by Steven Ertelt
May 24, 2006
Washington, DC (LifeNews.com) — The ACLU has always been a strong First Amendment advocate, but the pro-abortion group is planning to toss aside the free speech rights of its board members after some of them criticized the group for supporting a Congressional abortion bill that would unfairly target pregnancy centers.
The ACLU joined leading pro-abortion organizations last month in backing a measure that would threaten to shut down pregnancy centers that abortion advocates say deceive women because they don’t do abortions.
Members of the ACLU board gave various media interviews saying they disagreed with the groups decision to support the bill and say the board should have been consulted.
Now the pro-abortion group is asking for board members to remain silent and not give public interviews about such disagreements.
An ACLU committee has proposed new standards for its board members and says they should no longer speak to the media and be mindful of the financial costs of public disagreement.
"Where an individual director disagrees with a board position on matters of civil liberties policy, the director should refrain from publicly highlighting the fact of such disagreement," the committee proposes, according to a New York Times report.
"Directors should remember that there is always a material prospect that public airing of the disagreement will affect the ACLU adversely in terms of public support and fund-raising," the proposal states.
The proposal also says board members may "publicly disagree with an ACLU policy position, but may not criticize the ACLU board or staff."
Some former members of the board are "shocked" by the proposal, the Times reported.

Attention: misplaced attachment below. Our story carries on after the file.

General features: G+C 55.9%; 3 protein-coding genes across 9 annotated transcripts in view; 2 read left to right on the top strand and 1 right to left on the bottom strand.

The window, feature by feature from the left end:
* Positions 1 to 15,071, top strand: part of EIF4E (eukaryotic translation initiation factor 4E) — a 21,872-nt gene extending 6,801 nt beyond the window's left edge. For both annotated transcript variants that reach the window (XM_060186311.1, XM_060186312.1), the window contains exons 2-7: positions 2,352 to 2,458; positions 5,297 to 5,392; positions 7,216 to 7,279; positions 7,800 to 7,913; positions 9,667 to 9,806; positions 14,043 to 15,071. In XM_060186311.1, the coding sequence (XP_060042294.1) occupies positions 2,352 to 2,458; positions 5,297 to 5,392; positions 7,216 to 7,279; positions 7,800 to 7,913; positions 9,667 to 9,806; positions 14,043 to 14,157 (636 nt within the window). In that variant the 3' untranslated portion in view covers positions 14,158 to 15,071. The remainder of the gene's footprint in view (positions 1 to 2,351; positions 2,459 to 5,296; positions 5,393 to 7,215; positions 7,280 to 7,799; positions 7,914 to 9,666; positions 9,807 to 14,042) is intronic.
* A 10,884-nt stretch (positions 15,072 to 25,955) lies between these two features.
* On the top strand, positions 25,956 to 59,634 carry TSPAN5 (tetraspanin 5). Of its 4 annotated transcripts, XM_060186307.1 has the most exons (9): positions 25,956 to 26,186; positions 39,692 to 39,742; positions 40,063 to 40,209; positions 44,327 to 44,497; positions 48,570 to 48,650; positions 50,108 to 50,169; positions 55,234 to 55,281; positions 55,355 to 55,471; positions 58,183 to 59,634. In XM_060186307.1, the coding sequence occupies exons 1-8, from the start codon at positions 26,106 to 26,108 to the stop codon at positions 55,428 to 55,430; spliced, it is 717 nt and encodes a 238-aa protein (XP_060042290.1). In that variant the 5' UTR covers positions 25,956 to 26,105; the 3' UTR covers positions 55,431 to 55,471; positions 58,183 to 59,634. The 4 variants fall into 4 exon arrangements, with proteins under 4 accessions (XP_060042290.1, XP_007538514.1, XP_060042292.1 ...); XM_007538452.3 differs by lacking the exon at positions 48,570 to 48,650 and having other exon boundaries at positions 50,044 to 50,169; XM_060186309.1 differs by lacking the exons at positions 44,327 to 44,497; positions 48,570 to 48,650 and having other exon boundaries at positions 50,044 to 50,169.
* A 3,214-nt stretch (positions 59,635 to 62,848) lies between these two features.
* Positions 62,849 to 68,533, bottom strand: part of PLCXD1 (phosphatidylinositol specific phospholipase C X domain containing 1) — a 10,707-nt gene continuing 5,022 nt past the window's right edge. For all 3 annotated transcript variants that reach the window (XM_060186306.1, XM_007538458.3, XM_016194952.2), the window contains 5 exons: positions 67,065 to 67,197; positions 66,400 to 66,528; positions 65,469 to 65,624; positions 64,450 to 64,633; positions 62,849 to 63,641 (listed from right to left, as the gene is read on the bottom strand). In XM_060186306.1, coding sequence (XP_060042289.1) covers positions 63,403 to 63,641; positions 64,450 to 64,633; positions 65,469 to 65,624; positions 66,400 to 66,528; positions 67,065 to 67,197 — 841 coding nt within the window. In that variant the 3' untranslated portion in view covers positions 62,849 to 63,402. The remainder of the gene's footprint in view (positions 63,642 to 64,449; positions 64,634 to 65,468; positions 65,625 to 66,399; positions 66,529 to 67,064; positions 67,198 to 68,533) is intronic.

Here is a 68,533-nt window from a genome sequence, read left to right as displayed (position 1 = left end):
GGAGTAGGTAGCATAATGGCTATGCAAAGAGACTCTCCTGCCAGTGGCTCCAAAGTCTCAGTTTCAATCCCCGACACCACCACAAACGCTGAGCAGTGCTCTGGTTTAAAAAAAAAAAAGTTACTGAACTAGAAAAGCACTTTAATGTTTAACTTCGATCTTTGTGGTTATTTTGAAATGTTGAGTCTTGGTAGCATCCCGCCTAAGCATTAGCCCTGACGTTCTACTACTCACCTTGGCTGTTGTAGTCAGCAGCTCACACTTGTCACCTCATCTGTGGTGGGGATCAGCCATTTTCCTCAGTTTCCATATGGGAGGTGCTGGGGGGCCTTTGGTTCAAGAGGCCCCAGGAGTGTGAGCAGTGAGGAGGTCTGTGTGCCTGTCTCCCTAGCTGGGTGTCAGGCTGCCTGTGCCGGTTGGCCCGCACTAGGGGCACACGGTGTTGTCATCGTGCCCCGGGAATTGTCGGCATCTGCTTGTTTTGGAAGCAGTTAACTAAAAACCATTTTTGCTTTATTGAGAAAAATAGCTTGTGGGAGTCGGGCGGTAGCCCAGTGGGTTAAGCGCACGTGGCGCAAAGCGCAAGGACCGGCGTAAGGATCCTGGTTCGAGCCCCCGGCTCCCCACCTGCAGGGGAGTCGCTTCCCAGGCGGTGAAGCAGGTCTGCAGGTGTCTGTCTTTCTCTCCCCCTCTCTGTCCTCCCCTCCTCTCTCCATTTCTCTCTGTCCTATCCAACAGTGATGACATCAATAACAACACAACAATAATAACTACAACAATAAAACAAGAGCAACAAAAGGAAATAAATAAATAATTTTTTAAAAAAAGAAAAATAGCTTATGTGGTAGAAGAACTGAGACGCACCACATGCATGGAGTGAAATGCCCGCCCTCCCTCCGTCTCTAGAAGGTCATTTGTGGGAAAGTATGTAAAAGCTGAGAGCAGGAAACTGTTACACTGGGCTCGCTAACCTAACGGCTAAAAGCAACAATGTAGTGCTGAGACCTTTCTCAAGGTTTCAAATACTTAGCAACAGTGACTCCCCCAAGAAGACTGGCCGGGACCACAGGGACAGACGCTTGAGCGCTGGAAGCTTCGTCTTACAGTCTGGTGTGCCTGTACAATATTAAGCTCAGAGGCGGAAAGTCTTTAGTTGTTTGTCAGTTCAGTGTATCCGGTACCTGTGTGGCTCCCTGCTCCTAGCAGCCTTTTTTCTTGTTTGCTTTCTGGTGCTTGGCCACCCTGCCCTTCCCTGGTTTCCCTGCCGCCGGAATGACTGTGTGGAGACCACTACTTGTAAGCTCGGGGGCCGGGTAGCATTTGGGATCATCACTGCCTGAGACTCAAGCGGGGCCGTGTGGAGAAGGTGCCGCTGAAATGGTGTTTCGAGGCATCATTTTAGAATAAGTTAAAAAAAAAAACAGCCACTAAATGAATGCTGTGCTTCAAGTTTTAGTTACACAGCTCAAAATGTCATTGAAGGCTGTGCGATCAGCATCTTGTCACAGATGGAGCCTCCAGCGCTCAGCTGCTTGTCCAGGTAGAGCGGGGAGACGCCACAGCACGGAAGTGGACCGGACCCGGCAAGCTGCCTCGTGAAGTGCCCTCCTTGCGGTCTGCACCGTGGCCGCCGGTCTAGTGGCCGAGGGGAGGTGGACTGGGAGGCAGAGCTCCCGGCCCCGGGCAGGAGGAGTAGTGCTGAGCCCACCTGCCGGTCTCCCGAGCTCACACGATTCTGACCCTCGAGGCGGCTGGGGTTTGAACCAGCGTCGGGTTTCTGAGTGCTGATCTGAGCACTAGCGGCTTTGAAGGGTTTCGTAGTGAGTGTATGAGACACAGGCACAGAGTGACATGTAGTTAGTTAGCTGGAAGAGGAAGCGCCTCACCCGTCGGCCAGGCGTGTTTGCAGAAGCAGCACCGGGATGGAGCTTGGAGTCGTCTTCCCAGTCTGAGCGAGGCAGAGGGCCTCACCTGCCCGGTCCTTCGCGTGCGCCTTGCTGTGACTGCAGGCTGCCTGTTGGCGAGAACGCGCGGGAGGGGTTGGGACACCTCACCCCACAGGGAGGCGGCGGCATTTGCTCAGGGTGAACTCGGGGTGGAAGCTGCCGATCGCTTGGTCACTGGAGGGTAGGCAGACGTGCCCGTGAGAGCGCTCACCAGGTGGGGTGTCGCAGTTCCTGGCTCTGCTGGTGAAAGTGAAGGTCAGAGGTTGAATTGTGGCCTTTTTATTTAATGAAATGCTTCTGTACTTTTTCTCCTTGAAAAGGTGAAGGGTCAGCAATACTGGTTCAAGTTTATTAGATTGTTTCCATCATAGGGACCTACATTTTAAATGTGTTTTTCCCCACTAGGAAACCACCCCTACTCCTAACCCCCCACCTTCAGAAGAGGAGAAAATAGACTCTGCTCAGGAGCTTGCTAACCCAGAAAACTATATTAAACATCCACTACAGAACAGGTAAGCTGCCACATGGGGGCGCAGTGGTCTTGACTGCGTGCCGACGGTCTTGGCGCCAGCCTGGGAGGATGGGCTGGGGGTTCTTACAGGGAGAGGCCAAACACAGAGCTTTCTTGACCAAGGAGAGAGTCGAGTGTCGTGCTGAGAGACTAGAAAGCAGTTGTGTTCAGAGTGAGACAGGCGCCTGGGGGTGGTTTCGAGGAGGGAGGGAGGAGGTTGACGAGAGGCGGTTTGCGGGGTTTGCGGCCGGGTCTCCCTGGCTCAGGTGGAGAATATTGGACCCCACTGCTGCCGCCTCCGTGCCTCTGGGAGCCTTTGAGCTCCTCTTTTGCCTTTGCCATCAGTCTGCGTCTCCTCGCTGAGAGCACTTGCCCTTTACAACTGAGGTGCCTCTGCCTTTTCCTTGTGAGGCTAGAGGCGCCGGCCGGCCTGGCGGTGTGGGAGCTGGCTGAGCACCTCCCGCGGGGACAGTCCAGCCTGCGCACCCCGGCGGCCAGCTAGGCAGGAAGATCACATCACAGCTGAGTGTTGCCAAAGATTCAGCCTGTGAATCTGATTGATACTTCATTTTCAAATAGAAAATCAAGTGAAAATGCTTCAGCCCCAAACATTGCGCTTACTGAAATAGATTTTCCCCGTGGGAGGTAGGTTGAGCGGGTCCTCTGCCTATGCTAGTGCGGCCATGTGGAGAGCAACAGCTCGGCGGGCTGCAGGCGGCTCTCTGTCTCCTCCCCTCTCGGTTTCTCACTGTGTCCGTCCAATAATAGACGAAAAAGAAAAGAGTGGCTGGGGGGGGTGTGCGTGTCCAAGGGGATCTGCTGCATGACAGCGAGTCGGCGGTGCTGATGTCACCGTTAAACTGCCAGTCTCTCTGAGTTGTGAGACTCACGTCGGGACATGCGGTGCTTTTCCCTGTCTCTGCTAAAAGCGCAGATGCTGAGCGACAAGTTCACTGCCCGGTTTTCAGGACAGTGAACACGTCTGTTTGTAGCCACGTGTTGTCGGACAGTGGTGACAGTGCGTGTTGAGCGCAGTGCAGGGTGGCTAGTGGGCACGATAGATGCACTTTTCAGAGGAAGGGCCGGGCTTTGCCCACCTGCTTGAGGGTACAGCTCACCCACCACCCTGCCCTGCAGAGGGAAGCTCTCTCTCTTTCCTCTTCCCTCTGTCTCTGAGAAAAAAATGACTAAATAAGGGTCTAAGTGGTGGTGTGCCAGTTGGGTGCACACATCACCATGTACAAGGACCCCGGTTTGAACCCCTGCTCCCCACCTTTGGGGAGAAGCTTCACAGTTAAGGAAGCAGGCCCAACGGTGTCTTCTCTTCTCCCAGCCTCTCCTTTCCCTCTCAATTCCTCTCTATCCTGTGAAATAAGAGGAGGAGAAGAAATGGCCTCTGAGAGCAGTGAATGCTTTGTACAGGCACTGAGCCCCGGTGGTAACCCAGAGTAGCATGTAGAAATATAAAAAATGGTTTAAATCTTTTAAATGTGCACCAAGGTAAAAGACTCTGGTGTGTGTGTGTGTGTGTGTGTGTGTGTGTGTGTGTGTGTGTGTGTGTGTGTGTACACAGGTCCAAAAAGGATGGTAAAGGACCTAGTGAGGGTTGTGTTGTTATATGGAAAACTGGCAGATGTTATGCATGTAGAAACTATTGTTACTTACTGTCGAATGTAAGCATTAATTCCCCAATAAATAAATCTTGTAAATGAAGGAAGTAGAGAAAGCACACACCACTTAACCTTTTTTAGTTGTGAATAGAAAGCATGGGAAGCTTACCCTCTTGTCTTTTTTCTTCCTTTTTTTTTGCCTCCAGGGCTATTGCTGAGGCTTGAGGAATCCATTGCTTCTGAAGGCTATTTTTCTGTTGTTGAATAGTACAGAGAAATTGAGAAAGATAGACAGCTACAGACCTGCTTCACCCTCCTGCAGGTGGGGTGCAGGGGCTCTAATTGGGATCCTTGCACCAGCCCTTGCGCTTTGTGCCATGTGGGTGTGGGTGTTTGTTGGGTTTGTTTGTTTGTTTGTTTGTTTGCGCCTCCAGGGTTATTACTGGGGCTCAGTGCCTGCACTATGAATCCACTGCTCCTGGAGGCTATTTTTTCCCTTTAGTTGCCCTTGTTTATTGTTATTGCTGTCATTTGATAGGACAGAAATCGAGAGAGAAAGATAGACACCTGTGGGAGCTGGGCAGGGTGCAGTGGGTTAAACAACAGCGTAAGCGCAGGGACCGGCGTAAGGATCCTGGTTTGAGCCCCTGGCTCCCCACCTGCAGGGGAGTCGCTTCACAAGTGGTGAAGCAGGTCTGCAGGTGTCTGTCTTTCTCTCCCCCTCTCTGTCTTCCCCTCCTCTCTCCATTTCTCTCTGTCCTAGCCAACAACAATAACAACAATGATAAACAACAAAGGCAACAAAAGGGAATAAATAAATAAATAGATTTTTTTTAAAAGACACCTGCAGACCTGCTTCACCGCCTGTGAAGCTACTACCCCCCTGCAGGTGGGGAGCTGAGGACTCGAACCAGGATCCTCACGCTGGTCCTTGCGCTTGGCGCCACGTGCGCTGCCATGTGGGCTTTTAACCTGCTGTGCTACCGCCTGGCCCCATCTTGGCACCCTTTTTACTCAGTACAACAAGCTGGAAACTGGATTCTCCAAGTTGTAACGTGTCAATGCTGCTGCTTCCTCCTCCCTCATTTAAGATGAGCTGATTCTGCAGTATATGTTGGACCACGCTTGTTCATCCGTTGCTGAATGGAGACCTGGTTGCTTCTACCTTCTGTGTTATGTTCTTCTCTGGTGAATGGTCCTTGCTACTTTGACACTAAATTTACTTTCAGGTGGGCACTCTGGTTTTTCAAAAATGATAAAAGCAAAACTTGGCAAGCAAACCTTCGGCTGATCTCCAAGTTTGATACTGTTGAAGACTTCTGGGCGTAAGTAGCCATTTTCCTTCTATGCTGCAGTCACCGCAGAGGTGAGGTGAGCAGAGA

Nat Henthoff, a former ACLU board member who is pro-life and a nationally syndicated columnist, told the Times: "For the national board to consider promulgating a gag order on its members — I can’t think of anything more contrary to the reason the ACLU exists."
Wendy Kaminer, a board member who spoke against the support for the abortion bill, told the Times, that anyone who disagrees with a policy position is, in essence, criticizing the ACLU staff or board who proposed and support it.
"If you disagree with a policy position," she said, "you are implicitly criticizing the judgment of whoever adopted the position, board or staff."
"I find it quite appalling that the ACLU is actively supporting this," board member Wendy Kaminer told the New York Sun in an interview shortly after the ACLU supported the bill. "I think this is precisely the kind of legislation we should be opposing, not supporting."
"I am troubled by the assumption in the legislation that abortion services, as a matter of linguistics and a matter of law, cannot include discussing with a woman why she shouldn’t have an abortion," Kaminer said.
"I don’t believe the pro-choice movement has the copyright on the term ‘abortion services.’ That seems to me a very clear example of government being the language police," Kaminer told the Sun.
Anthony Romers, ACLU’s executive director, would not comment on the proposals to the Times, but said the group opposes some forms of free speech like hate speech.
The ACLU eventually backed off of its support for the bill. The original press release supporting it and any mention of the legislation have been removed from the group’s web site.
Sponsored by Rep. Carolyn Maloney, a New York Democrat, the bill directs the Federal Trade Commission (FTC) to create a rule prohibiting pregnancy centers from trying to deceive women into thinking they perform abortions.
Maloney did not provide any examples of crisis pregnancy centers falsely advertising abortions when she filed her bill and three groups that represent thousands of pregnancy centers across the country called it an "old recycled" attempt to attack pregnancy centers.
"This is nothing more than a routine attack on pregnancy centers by organizations seeking to limit their competition," Care Net president Kurt Entsminger said in a statement provided to LifeNews.com.
"Our network of pregnancy centers are held to a high standard of integrity regarding truth and honesty in advertising," he added.